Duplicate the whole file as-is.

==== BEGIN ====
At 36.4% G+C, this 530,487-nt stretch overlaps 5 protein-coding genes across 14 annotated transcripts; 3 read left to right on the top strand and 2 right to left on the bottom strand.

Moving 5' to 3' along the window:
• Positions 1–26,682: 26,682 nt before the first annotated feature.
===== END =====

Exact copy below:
At 36.4% G+C, this 530,487-nt stretch overlaps 5 protein-coding genes across 14 annotated transcripts; 3 read left to right on the top strand and 2 right to left on the bottom strand.

Moving 5' to 3' along the window:
• Positions 1–26,682: 26,682 nt before the first annotated feature.